Check your eligibility
While business loan requirements vary, here are four things lenders are likely to consider when evaluating your small business loan application:
• Credit score. When you apply for a business loan, the lender will check your personal and business credit scores. They help the lender assess the likelihood that you will repay your loan. In general, the higher your credit score, the better your chances of getting approved for a loan and getting a low-interest rate.
• Collateral and/or personal guarantee. Some lenders require you to put up collateral—something of value, such as equipment or inventory—that they can seize if you default on the loan. Some lenders may also require a personal guarantee, which means you must secure the loan with personal assets such as your savings, home, or other valuable property.
• Time in business. A traditional bank usually requires that the business has been operating for at least two years, while an online lender usually only requires one year. If you’ve been in business for less than a year, don’t get discouraged. Some online lenders will approve qualified applicants who have only been in business for six months.
• Annual income. Your total annual sales are also a relevant factor. Before applying, ask the lender what the requirements are and review your business finances to see if you meet them.
Review your small business loan application
Before applying for a small business loan, consider having someone else review your application, especially if it contains information that can be interpreted, such as a business plan. One resource is the Small Business Development Center or SBDC.
SBDC are local organizations partially supported by the federal government. Each branch includes qualified business professionals who can provide assistance on topics such as entrepreneurship and obtaining financing. You can find an SBDC in your state using the SBA Finder.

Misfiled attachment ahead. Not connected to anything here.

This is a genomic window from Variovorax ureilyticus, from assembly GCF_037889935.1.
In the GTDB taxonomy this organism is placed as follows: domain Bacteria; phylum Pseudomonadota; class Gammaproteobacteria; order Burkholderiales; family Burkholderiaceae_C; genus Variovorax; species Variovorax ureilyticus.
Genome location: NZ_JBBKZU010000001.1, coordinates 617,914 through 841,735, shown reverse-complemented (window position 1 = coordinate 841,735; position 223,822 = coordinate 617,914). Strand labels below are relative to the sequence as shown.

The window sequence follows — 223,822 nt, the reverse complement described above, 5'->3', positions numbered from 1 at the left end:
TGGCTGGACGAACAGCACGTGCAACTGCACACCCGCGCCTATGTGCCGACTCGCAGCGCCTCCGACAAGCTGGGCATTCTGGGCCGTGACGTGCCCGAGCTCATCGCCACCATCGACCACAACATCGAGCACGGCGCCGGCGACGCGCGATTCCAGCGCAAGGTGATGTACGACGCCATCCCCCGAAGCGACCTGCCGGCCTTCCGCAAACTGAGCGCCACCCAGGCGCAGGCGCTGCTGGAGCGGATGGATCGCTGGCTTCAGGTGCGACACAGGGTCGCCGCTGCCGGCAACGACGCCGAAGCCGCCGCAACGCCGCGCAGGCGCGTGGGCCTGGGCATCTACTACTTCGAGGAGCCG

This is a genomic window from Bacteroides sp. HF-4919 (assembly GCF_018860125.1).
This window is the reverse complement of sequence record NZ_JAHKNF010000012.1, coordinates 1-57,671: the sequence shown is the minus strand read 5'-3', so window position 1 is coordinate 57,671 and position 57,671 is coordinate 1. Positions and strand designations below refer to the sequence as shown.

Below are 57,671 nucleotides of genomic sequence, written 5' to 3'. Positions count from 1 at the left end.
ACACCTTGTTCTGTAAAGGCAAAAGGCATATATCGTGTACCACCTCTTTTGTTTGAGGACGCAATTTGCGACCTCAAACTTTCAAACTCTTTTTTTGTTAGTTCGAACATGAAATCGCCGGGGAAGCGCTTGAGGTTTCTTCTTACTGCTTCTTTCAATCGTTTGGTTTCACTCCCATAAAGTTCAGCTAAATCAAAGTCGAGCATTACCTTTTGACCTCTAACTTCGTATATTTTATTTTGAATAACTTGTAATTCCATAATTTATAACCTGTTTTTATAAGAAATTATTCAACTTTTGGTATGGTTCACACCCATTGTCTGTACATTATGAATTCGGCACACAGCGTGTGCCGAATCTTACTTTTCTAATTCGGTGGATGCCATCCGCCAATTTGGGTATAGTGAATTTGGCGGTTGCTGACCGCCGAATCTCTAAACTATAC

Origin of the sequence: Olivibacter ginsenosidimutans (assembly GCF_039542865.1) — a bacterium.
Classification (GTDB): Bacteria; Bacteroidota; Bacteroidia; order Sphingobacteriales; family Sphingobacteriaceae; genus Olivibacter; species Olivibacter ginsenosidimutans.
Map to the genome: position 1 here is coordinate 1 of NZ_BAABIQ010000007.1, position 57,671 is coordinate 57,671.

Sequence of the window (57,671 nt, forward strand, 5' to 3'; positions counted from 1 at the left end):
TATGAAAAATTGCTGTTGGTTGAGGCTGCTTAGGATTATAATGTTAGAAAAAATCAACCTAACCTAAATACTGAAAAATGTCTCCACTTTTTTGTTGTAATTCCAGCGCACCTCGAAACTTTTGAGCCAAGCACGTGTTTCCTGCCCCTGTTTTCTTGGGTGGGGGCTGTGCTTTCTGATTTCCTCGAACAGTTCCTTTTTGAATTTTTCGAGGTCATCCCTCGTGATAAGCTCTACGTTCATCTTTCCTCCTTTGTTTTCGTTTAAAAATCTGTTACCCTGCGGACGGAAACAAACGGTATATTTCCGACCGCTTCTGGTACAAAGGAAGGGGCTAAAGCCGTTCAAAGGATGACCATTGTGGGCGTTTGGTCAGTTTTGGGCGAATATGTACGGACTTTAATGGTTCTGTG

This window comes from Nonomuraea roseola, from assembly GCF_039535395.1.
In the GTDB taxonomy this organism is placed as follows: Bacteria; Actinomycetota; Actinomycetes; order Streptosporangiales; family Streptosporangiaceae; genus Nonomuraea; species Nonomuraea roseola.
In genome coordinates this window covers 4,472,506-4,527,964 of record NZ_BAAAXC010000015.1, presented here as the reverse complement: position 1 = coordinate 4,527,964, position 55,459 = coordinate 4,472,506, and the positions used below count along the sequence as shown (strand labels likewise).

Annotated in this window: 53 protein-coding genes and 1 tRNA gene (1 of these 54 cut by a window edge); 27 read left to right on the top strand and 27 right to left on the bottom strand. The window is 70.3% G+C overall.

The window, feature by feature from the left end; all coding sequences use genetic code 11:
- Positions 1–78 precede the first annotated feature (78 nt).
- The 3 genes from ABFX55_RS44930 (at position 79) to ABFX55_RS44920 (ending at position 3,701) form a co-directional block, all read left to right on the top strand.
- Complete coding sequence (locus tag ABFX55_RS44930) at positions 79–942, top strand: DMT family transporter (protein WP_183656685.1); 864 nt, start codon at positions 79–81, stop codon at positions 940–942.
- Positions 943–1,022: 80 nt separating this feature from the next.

Make sure your business loan application contains everything the lender has asked for and is in the appropriate format. The lender may have questions when evaluating your application, but by cutting back and forth, you’ll get a decision as quickly as possible.
Now that you know what qualifications you’ll need to bring—and what loan product is best for your needs—you can begin the next step of choosing a lender. Not all lenders provide all of the services listed, so you’ll want to narrow your search to those that offer the type of financing you’re looking for and are likely to approve your loan application based on your credit score.
Creditors usually fall into one of the following categories:
These lenders provide loans directly and include banks, credit unions, and online lenders.
This option helps you find lenders based on your qualifications. You enter your information once and get to the best option for your credit situation and financing needs. These marketplaces exist online and applications are relatively quick compared to more traditional loan scenarios.
Submit your application
The final step is to submit your small business loan application. Depending on which lender you choose to work with, you can do it online or in person.
Here is some information a lender may ask for:
- Your name
- Business name
- Social Security Number (SSN)
- Required loan amount
- Purpose of the loan
- Annual income
After submitting your application, you will have to wait for an approval decision. If your loan is approved, the lender will send you a loan agreement to sign before releasing your funds or line of credit for you to draw on.